But here's my question to you and everybody else on this board. If we're beginning to become pissed off about the general incompetence and fiscal neglect within the city, why is everybody so happy about another $225MM in infrastructure dedicated to a rapid transit line when nobody is able to give even the broadest answer as to its return? And that's not another $8K in annual debt service like we're talking above - that's $20MM. I keep hearing about the fewer axles argument, but I've yet to see anybody substantiate that. The city just locked in a 10% property tax increase on the entire city 4 months before an election in a pathetic act to attract 'progressive' votes and we're getting our noses out of joint because of a couple light standards?

I'm on your side, Steveo, but man, are we fucked...
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  #2271  
Old Posted Jul 6, 2014, 1:27 PM
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Originally Posted by Simplicity View Post
But here's my question to you and everybody else on this board. If we're beginning to become pissed off about the general incompetence and fiscal neglect within the city, why is everybody so happy about another $225MM in infrastructure dedicated to a rapid transit line when nobody is able to give even the broadest answer as to its return? And that's not another $8K in annual debt service like we're talking above - that's $20MM. I keep hearing about the fewer axles argument, but I've yet to see anybody substantiate that. The city just locked in a 10% property tax increase on the entire city 4 months before an election in a pathetic act to attract 'progressive' votes and we're getting our noses out of joint because of a couple light standards?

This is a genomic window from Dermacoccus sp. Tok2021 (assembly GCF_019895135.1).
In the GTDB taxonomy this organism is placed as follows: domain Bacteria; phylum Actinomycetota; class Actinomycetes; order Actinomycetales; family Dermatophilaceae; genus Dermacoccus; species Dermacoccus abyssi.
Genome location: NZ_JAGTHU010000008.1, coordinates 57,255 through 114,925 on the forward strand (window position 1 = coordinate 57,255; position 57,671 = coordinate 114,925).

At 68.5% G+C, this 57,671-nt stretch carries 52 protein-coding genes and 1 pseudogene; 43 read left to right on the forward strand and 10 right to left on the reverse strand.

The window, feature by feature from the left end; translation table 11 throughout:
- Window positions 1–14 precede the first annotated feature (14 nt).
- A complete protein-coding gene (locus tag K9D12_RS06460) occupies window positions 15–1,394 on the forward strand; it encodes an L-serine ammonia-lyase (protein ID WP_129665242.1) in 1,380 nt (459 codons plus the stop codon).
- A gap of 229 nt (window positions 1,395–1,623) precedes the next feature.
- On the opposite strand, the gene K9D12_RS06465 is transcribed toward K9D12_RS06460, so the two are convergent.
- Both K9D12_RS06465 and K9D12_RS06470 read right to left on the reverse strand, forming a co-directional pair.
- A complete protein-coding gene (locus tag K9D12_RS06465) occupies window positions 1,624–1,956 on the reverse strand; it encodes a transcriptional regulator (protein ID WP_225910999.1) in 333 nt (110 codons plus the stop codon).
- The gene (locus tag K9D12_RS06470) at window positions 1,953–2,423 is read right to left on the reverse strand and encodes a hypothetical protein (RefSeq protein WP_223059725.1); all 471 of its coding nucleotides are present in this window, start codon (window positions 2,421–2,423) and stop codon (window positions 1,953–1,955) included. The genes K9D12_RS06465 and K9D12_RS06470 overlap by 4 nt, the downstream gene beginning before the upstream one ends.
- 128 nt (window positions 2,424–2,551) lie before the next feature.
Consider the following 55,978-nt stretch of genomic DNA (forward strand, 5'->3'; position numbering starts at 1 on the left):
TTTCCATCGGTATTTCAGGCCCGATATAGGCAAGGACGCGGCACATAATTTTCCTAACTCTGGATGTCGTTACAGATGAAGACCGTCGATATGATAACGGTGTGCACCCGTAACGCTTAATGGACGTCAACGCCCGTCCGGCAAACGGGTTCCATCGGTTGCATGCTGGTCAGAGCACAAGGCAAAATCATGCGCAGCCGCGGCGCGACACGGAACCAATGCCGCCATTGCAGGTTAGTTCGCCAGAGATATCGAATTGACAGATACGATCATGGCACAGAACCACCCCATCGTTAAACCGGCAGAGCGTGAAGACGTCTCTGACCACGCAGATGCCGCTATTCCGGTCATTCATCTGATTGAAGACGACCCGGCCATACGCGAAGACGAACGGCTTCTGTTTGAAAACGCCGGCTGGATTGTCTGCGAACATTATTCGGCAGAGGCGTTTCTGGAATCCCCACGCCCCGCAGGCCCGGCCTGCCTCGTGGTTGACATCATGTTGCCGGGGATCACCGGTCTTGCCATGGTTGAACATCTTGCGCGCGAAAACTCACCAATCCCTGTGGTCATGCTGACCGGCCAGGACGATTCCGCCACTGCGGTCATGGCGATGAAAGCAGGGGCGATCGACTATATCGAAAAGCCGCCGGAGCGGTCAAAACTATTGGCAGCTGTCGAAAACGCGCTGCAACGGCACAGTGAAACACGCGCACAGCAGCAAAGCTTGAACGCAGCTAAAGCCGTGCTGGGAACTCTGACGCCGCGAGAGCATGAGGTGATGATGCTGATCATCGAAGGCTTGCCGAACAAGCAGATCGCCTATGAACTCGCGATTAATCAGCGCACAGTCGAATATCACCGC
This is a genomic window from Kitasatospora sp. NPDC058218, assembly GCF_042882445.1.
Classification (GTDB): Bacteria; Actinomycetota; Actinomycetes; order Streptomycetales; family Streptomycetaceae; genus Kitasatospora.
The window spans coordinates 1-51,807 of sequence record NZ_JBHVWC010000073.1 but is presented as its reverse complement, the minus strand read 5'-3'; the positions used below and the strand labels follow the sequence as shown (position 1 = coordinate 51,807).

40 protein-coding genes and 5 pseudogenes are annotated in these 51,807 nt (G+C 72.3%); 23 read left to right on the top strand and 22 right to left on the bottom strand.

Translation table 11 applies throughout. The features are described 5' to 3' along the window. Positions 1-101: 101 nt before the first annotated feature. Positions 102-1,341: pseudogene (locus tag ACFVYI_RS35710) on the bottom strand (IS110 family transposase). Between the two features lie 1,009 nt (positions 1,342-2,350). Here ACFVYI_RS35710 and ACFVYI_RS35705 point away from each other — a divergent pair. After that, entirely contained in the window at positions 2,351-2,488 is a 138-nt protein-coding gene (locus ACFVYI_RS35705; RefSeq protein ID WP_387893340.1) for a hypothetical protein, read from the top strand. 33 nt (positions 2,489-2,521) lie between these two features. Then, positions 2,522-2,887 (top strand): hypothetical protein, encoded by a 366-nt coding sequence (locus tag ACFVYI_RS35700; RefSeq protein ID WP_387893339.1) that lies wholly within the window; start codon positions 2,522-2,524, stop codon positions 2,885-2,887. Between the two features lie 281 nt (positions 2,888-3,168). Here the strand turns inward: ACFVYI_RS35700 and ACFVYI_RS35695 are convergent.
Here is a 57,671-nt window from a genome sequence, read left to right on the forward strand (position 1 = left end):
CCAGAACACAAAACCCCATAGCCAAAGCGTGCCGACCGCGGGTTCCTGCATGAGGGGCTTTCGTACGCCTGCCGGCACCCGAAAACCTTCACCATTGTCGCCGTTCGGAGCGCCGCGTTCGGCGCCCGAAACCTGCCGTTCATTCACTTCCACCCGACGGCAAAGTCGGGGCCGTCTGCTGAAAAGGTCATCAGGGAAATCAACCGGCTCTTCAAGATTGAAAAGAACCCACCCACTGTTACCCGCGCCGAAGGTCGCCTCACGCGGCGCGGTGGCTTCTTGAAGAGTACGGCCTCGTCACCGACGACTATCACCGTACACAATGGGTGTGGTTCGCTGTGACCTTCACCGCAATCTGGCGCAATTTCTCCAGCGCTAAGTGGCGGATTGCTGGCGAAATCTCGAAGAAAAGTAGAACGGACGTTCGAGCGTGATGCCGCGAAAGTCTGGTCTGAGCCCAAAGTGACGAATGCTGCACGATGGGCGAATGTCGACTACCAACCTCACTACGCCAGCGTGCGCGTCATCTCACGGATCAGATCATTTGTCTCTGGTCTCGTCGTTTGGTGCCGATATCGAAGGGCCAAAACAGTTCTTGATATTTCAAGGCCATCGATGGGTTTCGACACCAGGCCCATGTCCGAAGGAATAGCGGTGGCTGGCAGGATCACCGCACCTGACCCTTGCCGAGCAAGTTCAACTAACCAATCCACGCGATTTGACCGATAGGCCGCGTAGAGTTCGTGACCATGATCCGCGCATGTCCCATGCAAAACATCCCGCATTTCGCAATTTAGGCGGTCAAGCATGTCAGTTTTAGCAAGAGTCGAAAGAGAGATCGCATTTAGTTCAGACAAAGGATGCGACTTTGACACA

You're not the first person to demand evidence regarding the projected returns of the SW BRT route, but what I find interesting is that this is perhaps one of the only major city initiatives that I can recall where that has even become a public issue.